Alleged Detention in a Convent. A PENARTH GIRL IN SECLUSION PARENTS APPLY TO THE MAGISTRATES. The magistrates at Penarth Police Court on Mon- day Mr W. B. Gibbs and Councillor Morris—had a somewhat unusual application made to them by a woman named Mrs Mary Kelly, of 15, Maughan- terrace, Penarth. The woman stated to the Bench that hei daughter Elizabeth was aniumate of a Convent at Ileriylari, Gaidiff, and they desired her release. Her daughter, who was not yet 16 years of age, had begged and ci ied to return to the bosom of her parents, and although herhnsband and son bad visited the place they had refused to allow her to do so- She therefore made application to the Bench for an order compelling those at the Convent to restoie the child to the parents ■Mr W. B- Gibbs informed the woman that the magistrates had no power in such a case. Application should be made to a higher Court, and he advised the woman to consult a selicitor. INTERVIEW WITH THE SISTER. fn tin course of an iuferview which a press represnta- L a;, o I secured with another daughter of Mrs Kelly, she stated that her sister had become too intimately associ- ated with girls of disreputable character at Penarth, and in cousequence was taken to the Couvent against her will, The girl was nearly 16 years of age and her parents apprehended that unless they succeeded in obtaining her release before she was 10 years of age she would be detained at the.Couvent through- out the remainder of her lifetime. The excuse offered at the Convent for the refusal to grant the girlls release was that. the "father" of the iustitnliou was at the time a vay from home, and construing this to mean that they desiied to delay matters so that the girl might attain her 16th birthday, they had decided to make application to the magistrates. tn EXPLANATION BY THE LADY SUPERIOR In the afternoon a South Wales Daily News reporter called at the Convent, Penylau, and, after explaining the object of his visit, was readily accorded an inter- view with the Lady Superior. The Superior, in reply to a question as to whether tiie statements given above were correct, smiled, and said, "Ah they (the mother and sister) have made out a very funny story, but it is not hue. I'll tell you all about this matter. The father and step-sister brought the girl, whose name is Annie Kelly, here and asked us to take care of her as she was getting very wild, and they were afraid of her getting into mischief. We agreed to take her, and after she came sha appeared to be very happy. Shoitiv afterwards, however, the mother sent a mes- sage requesting us to send the gill home at once, but I told her I could not do so without the permission of the girl's father, as he had asked me to take her. I asked the girl it she would like to go home, and she said she pieferred to remain in the convent as her mother kept a lodging-house, and she felt it was not n a safe home for her. I told her I could not keep her against her will, and she said she would rather re- main. I had farther applications from the mother and the sister, but knowing the family, and the girl being willing to stay wirh us, I did not give her np. On one occasion the sister and a lady friend caliled, t c and made a great bother because I woald not give up the girl or let them see her, our rules being that visitors are allowed to see their friends once a month, and I could not disturb the house on their account. They stayed about the place half a day, and ulti- mately I had to send for a policeman to put them away." "Has the girl expressed any desire to return home ?'' No. She has herself told me that she wishes to remain here. She was not brought here against her will, and she is not detained here against her will. There would hava bpen no question about her being here, or about going home if it had not been for the intervention of some of her friends." Has the girl's father ever requested you to give her up?" No; and I haven't seen him since the day he brought her here." "Have yon any particular rule respecting the de- tention of children and girls of her age?" It is entirely against our rules to receive or keep girls against their will. This girl told me she wished to stay here." Do you know anything of the father? I have been told that be has since gone away." And you say you have no rule of arbitrary de- tention ? Yes. Of course in the case of little children brought by their parents we keep them until they are asked for, but even in those cases when they dislike being here, or feel unhappy, we ask the parents to take them home again. Girls of the age of Annie Kelley can go when they please; and the statement that the girl's parents apprehended she would be de. tained tor life, if not released before she was sixteen years of age, is absurd. There is no rule or custom which could allow us to detain any one for life against their will. The girl's friends may have got their idea from thill, that we have a few who have promised to remain foi life, but entirely of their own free will, and who have bep-n allowed to do go only as a very great privilege." Do many wish to remain for life ? "At present we havd three who have promised to do so. Bat we usually find situations for our girls after they have been with us for two years or so, if they wish it, and even sometimes before that. I have been here seven years, and I should say there are only about 30 at the outside of those who were here when I came remaining, and we have 150 in the house. It would be decidedly against the usefulness of the house to keep every girl for life. We have room for 160, but 150 is about the averag3 number we take in," ° THE GTRU STORY. "An,d now," added the lady superior frankly, "if you like to have the truth of my Statements regard- ing the girl confirmed, I sli;,Jl &end for her The interviewer assented, and presently Annie Kell*»y, a tall, good-looking young woman, was ushered into the ruom, .lid she answered the questions put to her freely aud intelligently. Have you been prevented from leaving the con- vent ? asked the Pressman. "No. Mother (the lady superior) would let rae go to-morrow if I wished. I Cdme hero of my own free will, and I do not want to leave. I came here with my father and step-sister on February Chh, an I first request; for my ret urn home was made the wees before Easter-" Did you wish to come here Yr, s. Did you not have a good home ? I liked home well enough, but I could not agree with my father." ° "Is he your stepfather ?" (I No. He is my father. Airs Kelley is my mother, but the sister you speak of is my step sister, a daughter by my mother's, first husband." In reply to further questions, she said uer people kept a boarding-house for seamen near the docks at Penarth that her father was a fireman and went to sea and that be had recently lsft home without having got a ship. I lid you tell your parents you wished to come here,?" Yes. Defore my father came home last time I told my mother that I wanted to go to Penylan Con- vent. After he came home I told him, too, and he brought me here." It will be gathered from these two last interviews that the girl has not been demanded by her father, b and that she prefers remaining at the convent a present. -=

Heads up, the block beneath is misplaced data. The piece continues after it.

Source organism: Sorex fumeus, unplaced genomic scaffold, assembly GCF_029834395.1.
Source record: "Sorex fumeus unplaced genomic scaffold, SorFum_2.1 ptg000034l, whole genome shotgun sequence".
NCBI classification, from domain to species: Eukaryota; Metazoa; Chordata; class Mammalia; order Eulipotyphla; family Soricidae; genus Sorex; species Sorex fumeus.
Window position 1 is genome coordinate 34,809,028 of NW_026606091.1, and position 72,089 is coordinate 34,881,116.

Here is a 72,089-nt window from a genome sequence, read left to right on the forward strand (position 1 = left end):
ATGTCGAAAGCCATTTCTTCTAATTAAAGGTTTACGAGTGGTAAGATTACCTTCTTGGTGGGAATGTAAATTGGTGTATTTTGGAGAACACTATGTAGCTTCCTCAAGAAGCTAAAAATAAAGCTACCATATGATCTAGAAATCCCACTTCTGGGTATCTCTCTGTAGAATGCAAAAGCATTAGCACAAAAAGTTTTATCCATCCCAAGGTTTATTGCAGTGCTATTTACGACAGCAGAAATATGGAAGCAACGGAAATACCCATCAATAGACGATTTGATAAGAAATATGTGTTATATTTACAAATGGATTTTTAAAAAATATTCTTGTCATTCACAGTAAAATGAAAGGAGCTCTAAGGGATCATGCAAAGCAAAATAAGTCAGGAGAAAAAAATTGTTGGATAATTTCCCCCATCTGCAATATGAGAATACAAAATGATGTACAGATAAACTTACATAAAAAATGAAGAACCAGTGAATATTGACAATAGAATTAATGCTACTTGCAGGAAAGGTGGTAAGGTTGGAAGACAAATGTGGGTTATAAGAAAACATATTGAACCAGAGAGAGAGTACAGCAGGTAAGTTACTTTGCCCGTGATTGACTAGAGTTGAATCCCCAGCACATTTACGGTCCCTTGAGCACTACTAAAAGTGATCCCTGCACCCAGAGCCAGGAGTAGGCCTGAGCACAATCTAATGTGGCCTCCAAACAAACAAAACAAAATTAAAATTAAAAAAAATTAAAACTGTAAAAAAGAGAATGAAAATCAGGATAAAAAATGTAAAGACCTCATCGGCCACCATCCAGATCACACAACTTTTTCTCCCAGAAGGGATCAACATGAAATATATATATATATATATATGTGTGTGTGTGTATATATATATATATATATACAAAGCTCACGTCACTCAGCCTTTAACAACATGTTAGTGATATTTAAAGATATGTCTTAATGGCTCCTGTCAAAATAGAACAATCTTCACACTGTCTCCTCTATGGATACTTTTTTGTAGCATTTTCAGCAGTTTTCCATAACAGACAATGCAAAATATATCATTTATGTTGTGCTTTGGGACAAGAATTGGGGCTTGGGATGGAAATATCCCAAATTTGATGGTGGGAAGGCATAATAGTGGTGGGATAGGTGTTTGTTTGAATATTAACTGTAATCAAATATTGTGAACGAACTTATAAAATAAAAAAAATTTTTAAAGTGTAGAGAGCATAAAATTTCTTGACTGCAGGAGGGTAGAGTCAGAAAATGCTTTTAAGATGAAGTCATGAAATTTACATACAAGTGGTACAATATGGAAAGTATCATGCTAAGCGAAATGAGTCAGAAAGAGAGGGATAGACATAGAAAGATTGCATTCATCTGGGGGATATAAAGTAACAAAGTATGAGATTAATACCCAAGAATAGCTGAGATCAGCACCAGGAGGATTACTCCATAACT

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& tor respecting- the delay, and the matter will come up again at the Council meeting next Monday. The Clerk intimated that he had received various letters offering a loan of f2,000 for the carryirg out of the road improvements, one offering it at X3 7a 6d, another £3 15s., and another 4 per cent. He was instructed to accept the first. The tenders for the work being more fa\ curable than was anticipated a discussion arose as to the amount to be borrowed. The Local Government Board had consented to the borrowing of X2,000, cl but the tender accepted was only £1,360 18s lOd. Mr Morgan suggested that we should borrow the X2,600, and add the salary of the Road Inspector to the amount of the tender, or a portion of it. It was stated that there would be, probably, extras which bad not been calculated upon to the extent of £ 100. In answer to a question by Mr Thomas. The Clerk reported that the Local Government Board refused to grant a longer time than ten years for the repayment of the loan. Mr T, Bevan objected to borrowing money antici- pating extras. They had accepted a tender for XI,360 18s lOd, and thought that only sufficient money to carry out that tender should be applied for The Chairman: It is not necessary that we should spend it all if we get it. Mr Bevan If we get it we shall spend it. It was ultimately agreed to borrow XI,500, Mr T. Bevan being the only one to oppose the amount. Mr Morgan: I pity the men who will do the work for the sum named. The Surveyor said that complaints were being re- ceived from persons all over the town about the in- sufficiency of the street watering, and also about the tipping cf refuse in the quarry opposite Albert- crescent. Mr T. Bevan corroborated what was said about the dust fron the tipping of the refuse in the quarry, and Mr Guy had also received complaints, but Mr Lloyd had not heard anything of it. It was resolved to purchase a smaller watering van which could be used for watering the roads in course of repair, &c., and to advertise for it, so that the local ironmongers might supply it. A committee was also appointed, consisting of Messrs W. L. Morris. Snell, Purnell, and Thomas, to go with the Surveyor and examine the staad pipes and see where additional ones can be placed, so as not to hare such a loss of time in going to get the vans full. Mr T. Bevan reported that, with Mr Morgan, he had waited upon Mr Andrews respecting the urinal in Ludlow-lane, but they found him immoveable, and would not reduce the amount he had asked. so that it might be enlarged. They considered the price In exorbitant. The Surveyor stated that ft was now paid, but he would not consent to anything less than £6 annually to make the alteration in size. Mr Lloyd The place is now most disgusting, and the situation of it is bad. Mr Guy suggested whether another position for it Could be found. The Surveyor thought if it were placed in the middle of the load by Bray's lamp it would not be so noticeable as to have anyone jumping out from such a hole in the wall when not expected. Mr Snell Leave it with Messrs Morgan and Bevan to try and find a better site and report on it again- Mr Lloyd: Is that only to shelve it ? I propose that it be removed altogether. It wis ultimately referred back to the committee. Mr R. Bevan thought the urinal between Lord- street and Maughan-street was a great nuisance, and the sooner it was removed the better. This was leferred to the same committee. Plans were passed for alterations to Roxburgh, Park-road; for Mr Brain; additions to 14, Windsor- road, for Mr Johnson alterations to Old Post Office, Winasot-ioad, for Mr Johnson: and also the new Baptist Chapel in Stan well-road. The pians for the Pier lavatories were again before the committee, and they were passed conditionally that the pipes be carried back under the pier into the Esplanade wall, and connected with the main sewer. Mr Snell said that the Pier Company were willing to carry the pipes out to low water level as far as their own sewer pipes, but that was one of the strong points in their opposition to the CarditF Jorporation Bill last year, and what they then objected to they could not now allow. Plans were passed for the erection of six houses in Dingle-road by Mr Morris. Mr Morris called attell,tion t'o the dangers of the confounded level crossing. lIe was glad that the local Tress had taken the matter up. What he was about to 'ell the Council was not hearsay, but what be actually saw. Last Friday morning, as the nine o'clock passenger train was coming up, the en°-ine- driver had actually to stop the train and get off the engine and lift a little child off the rails, and if he had not done so the child would have been kiiled. In face of this, he thought the Council ought to adopt the strongest measures possible. Mr Snell; Wait until the Council meeting. There) is a letter here from the of the Intermediate f Schools which will bear upon the same thing. I Mr fl Bevan did not see that the letter would have any reference to level crossings. The letter was read, and it asked the CouLeil to do +- its best to provide better communication between the two parts of the town. Mr R. Bevan: Would it not be better to draw Mr B asley's attention to the incident of last Friday morning ? Mr S. Thomas Would it not be a simple matter to get an order to close the crossing altogether and use the bridge in the interest of the lives of the children of the district ? The Clerk: The Board of Trade decided that the bridge was not a sufficient substitute for the crossing'. Mr It Bevan I propose that Mr Beasley's atten- tion be drawn to last Friday's incident, and that he be asked to place a man in charge. This was seconded and carried through without further discussion- Mr Thomas I object to the motion being carried through without my having an opportunity to move an amendment. You did not ask if there was any amendment. Mr Snell; Were you to move an amendment it would not be seconded. Mr Thomas I object; you do not know what my amendment was to be, and consequently do not ktow whether it would be seconded or not unless you have the Council by the nose. Do you role that I cannot now move an amendment ? Mr Snell: Yes! Mr Purnell: I have noticed that some of the trees about have nearly half their bark stripped off through horses being fastened to them- I propose that they be all wired. v seconded, and said he thought it was *r 8 k°rses- he said with a sly glance at Mr Guy. & Mr Thomas suggested that it was done by some of the builders' ill-fed horses. The proposition- was carried, and the Council dispersed.